A crossarm harness routes the wiring from the fixture to the pole harness, essentially becoming the pole harness. The pole harness is scrolled down into the tube of the pole to the base of the pole where everything is grounded.
Some sports fields may require a control system, some may not. In most cases, that is a remote system located close to the service panel.
Electrical Distribution & Cables
Typically, electrical contractors handle connecting the sports lighting system from the control systems, if any to the service panel.
Matching the Sports Lighting System to the Need
How is light level measured on sports fields?
The Illuminating Engineering Society has recommended standards for indoor and outdoor sports lighting. These standards are divided into four different classes, distinguished by type of play and capacity.
Class I is the highest level and would be for professional-league sports facilities like Wrigley Field. Class IV is the lowest level, aimed at high schools, training facilities, and amateur leagues. Another good way to think about it is by considering the number of spectators. A few benches for parents? You’re looking at a Class IV facility. Class III would be the type of facility with seating for a couple of hundred people, typically. Class II is semi-professional, with seating for up to 5,000. Over 5,000 seats? That’s Class I.
In addition to the amount of FC required, you’ll need to know that each sport field type requires a different lighting layout. For example, to light a football field to a Class IV standard, you only need 30 FC (footcandles) at the field level. For a Class III facility, you’d need 50 FC, and 75 FC for a Class II.
For a baseball field, a Class IV facility would need 30 FC for the infield and 20 FC for the outfield. A Class III spectator capacity facility at the same baseball field would need 50 FC for the infield and 30 FC for the outfield.
You’ll also need to plan for the correct lighting uniformity. Uniformity is presented as a numerical ratio, known as the Uniformity Ratio (UR), between the highest FC measurements and the lowest FC measurements. UR ensures light is evenly distributed throughout the field. For instance, if you have a 200’ x 100’ soccer field, and you need 50 FC on the field, the uniformity requirement according to the IES will be 2:1 (Max:Min).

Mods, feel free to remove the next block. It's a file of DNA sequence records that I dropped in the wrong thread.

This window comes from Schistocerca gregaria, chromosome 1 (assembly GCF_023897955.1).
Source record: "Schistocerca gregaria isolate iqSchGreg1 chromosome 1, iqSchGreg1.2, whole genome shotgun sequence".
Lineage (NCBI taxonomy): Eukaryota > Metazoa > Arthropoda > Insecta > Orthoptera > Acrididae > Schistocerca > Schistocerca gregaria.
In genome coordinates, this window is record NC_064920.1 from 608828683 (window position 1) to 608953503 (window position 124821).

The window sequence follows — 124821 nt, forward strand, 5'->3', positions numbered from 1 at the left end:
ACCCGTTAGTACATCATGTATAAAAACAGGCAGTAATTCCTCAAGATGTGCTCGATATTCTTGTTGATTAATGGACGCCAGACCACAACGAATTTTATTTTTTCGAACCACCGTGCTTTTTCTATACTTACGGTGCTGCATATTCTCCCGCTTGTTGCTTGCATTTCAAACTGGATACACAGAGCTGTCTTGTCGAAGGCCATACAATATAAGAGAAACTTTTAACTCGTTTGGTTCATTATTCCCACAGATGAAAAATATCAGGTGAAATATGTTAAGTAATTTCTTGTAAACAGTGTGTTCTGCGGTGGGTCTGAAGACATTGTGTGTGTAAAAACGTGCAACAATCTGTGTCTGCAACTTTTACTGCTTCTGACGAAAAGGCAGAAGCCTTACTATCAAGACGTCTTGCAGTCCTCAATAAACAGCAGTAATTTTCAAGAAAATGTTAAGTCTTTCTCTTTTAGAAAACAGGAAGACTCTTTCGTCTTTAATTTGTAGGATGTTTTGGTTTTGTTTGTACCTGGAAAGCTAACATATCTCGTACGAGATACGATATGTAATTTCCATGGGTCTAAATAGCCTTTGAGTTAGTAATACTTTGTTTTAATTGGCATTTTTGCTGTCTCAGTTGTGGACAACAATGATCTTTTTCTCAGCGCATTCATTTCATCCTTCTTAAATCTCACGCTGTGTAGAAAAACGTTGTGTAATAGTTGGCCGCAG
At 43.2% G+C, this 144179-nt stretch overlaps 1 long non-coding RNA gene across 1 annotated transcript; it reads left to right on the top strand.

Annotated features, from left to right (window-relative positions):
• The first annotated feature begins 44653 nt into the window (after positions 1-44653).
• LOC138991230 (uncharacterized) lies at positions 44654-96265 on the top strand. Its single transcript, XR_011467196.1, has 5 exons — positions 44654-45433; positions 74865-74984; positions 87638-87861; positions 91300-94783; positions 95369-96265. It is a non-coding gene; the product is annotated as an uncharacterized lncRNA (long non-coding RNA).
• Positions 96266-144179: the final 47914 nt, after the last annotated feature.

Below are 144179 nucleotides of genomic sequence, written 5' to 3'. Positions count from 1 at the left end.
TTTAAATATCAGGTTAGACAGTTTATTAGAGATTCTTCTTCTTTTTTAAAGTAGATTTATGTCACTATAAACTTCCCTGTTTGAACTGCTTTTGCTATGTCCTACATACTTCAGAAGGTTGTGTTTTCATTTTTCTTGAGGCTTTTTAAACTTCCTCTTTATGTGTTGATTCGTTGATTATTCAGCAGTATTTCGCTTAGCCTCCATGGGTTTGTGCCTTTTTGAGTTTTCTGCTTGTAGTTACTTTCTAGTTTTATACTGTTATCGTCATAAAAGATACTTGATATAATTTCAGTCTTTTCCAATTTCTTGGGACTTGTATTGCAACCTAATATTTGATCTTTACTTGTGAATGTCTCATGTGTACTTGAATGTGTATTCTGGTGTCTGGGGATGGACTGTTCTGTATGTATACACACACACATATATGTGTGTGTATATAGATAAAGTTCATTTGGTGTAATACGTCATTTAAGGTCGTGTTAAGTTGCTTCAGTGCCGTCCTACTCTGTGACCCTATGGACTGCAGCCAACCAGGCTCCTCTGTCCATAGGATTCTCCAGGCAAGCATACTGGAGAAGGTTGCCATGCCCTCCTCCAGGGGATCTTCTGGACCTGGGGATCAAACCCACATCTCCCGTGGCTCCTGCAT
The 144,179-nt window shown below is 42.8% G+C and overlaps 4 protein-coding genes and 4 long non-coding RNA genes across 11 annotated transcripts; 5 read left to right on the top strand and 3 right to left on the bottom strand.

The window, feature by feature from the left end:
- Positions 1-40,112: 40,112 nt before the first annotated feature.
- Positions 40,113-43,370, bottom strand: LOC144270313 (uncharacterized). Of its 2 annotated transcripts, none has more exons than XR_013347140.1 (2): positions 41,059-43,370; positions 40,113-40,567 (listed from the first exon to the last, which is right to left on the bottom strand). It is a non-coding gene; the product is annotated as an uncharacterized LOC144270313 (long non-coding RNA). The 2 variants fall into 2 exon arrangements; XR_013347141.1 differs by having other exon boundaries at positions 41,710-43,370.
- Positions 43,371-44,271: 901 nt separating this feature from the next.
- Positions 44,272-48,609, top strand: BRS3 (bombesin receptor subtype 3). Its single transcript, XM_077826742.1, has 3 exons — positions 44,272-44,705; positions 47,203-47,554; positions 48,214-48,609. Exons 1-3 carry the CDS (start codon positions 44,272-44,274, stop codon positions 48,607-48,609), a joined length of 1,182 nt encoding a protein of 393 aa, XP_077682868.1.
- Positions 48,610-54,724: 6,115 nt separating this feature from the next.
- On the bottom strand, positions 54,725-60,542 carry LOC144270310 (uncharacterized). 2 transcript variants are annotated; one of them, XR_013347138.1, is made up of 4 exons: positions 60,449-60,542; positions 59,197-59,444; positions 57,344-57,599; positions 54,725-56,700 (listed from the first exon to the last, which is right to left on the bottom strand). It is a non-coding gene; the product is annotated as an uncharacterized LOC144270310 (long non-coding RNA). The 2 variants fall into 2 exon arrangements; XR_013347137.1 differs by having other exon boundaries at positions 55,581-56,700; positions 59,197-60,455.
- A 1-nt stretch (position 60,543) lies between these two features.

Layout completed using the MaxLite luminaire Fieldmax FL-SR series
There is also the question of whether an LED sports lighting upgrade will be fixture to fixture—using the existing pole structure—or if the lighting demand calls for a new fixture count and a new pole structure configuration. The ultimate lighting layout will depend on the number and height of the poles, the dimensions of the field, and the footcandles and uniformity needed at the playing field level.
Winning a Sports Field LED Retrofit Project
If entering the sports field market is on your strategic to do list, you’ll want to have a comprehensive and streamlined audit, quote and install process to get the most profitability out of those projects.
Companies using SnapCount lighting retrofit software know they’ll have a complete and consistent site auditing process. Having all the audit data and photos instantly digitized makes it fast and easy to turn around a quote that isn’t just accurate, it’s the kind of quote that closes deals.
A high-quality audit pays major dividends during install by ensuring your crew has all the product and information they need to get started quickly and finish on time and budget. That’s the kind of result that generates referrals—putting your business in the winner’s circle.
Set your team up for success in capturing new markets with SnapCount software from Streamlinx. This article: Finding New Market Opportunities in 2020 and Beyond: How Software Is Becoming a Growth Driver for Retrofit Businesses, can give you more ideas. Get it here.
Share this post: